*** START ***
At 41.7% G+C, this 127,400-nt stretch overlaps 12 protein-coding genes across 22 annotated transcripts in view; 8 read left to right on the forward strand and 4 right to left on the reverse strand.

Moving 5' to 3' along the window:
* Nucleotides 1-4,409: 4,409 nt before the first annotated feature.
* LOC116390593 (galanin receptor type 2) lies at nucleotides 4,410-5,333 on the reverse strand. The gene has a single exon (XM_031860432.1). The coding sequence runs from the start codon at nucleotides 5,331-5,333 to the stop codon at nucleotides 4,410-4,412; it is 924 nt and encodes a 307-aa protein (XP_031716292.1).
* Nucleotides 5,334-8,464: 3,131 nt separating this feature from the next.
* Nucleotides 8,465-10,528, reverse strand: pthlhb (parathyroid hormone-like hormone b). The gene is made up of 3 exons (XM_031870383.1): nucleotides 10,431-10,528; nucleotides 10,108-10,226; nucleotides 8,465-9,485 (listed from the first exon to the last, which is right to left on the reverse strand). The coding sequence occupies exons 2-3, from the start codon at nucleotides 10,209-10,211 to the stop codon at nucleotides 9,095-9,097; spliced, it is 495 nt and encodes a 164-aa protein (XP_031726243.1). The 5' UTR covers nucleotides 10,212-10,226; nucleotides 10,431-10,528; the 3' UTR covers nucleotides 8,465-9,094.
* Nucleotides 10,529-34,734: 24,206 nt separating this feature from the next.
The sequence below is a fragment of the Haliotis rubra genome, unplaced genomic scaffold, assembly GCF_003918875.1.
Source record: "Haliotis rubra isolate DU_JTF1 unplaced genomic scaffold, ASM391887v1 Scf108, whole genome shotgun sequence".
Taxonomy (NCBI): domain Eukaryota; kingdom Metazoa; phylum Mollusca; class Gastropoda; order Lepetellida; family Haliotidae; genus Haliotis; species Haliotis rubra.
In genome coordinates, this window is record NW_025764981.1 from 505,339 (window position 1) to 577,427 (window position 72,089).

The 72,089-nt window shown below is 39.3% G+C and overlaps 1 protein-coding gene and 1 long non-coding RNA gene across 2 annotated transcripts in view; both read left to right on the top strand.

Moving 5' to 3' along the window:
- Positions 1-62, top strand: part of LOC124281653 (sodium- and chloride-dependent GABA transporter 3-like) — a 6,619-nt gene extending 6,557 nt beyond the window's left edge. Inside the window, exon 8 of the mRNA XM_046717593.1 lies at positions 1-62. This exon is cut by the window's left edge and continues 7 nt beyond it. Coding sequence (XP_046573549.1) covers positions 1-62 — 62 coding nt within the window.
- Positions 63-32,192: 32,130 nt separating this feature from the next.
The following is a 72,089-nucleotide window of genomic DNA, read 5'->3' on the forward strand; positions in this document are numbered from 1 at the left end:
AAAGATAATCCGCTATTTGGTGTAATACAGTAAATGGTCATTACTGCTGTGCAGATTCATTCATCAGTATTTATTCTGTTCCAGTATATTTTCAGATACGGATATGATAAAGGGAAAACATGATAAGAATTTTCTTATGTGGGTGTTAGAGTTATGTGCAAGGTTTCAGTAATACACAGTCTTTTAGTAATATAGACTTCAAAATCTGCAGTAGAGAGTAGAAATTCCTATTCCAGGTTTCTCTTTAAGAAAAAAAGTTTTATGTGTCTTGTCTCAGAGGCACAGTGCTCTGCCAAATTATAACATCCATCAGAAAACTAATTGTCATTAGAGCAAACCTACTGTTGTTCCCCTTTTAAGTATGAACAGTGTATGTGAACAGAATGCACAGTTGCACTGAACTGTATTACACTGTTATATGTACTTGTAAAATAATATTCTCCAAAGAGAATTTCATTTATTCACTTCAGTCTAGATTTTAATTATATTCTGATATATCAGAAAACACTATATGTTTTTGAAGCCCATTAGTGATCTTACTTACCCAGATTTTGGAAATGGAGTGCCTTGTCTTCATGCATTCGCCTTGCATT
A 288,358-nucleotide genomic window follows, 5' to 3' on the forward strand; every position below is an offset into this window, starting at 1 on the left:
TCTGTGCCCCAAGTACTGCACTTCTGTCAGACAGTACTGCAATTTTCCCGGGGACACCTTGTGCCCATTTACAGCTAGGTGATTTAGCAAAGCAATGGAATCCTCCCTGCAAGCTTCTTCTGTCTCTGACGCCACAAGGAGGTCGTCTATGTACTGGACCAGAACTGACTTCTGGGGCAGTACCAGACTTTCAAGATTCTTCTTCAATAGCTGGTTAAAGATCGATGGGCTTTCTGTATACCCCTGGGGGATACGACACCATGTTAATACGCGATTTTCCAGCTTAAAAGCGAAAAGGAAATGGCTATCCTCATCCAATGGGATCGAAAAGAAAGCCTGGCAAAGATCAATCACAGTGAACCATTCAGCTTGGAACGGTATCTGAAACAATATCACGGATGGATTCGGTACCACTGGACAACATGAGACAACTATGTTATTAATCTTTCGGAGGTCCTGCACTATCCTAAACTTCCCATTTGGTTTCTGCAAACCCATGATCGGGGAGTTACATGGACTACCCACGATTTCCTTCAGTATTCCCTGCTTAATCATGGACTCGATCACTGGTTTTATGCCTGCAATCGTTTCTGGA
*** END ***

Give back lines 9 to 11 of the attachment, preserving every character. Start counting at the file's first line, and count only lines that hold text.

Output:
Source record: "Haliotis rubra isolate DU_JTF1 unplaced genomic scaffold, ASM391887v1 Scf108, whole genome shotgun sequence".
Taxonomy (NCBI): domain Eukaryota; kingdom Metazoa; phylum Mollusca; class Gastropoda; order Lepetellida; family Haliotidae; genus Haliotis; species Haliotis rubra.
In genome coordinates, this window is record NW_025764981.1 from 505,339 (window position 1) to 577,427 (window position 72,089).